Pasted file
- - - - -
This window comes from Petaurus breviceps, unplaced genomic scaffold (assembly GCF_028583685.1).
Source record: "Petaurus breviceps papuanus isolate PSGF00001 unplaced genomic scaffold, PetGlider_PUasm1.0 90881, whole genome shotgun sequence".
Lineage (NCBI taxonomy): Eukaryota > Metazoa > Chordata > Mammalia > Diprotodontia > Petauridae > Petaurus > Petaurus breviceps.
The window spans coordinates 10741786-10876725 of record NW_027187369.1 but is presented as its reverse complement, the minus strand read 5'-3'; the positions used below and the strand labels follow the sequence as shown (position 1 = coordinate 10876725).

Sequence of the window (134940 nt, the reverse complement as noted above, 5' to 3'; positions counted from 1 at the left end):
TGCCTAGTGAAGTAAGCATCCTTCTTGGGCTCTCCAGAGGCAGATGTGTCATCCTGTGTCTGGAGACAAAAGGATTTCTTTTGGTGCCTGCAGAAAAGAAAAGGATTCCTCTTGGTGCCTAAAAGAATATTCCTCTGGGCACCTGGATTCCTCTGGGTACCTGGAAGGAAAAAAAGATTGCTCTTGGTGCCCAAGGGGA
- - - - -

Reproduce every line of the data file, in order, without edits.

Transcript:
This window comes from Petaurus breviceps, unplaced genomic scaffold (assembly GCF_028583685.1).
Source record: "Petaurus breviceps papuanus isolate PSGF00001 unplaced genomic scaffold, PetGlider_PUasm1.0 90881, whole genome shotgun sequence".
Lineage (NCBI taxonomy): Eukaryota > Metazoa > Chordata > Mammalia > Diprotodontia > Petauridae > Petaurus > Petaurus breviceps.
The window spans coordinates 10741786-10876725 of record NW_027187369.1 but is presented as its reverse complement, the minus strand read 5'-3'; the positions used below and the strand labels follow the sequence as shown (position 1 = coordinate 10876725).

Sequence of the window (134940 nt, the reverse complement as noted above, 5' to 3'; positions counted from 1 at the left end):
TGCCTAGTGAAGTAAGCATCCTTCTTGGGCTCTCCAGAGGCAGATGTGTCATCCTGTGTCTGGAGACAAAAGGATTTCTTTTGGTGCCTGCAGAAAAGAAAAGGATTCCTCTTGGTGCCTAAAAGAATATTCCTCTGGGCACCTGGATTCCTCTGGGTACCTGGAAGGAAAAAAAGATTGCTCTTGGTGCCCAAGGGGA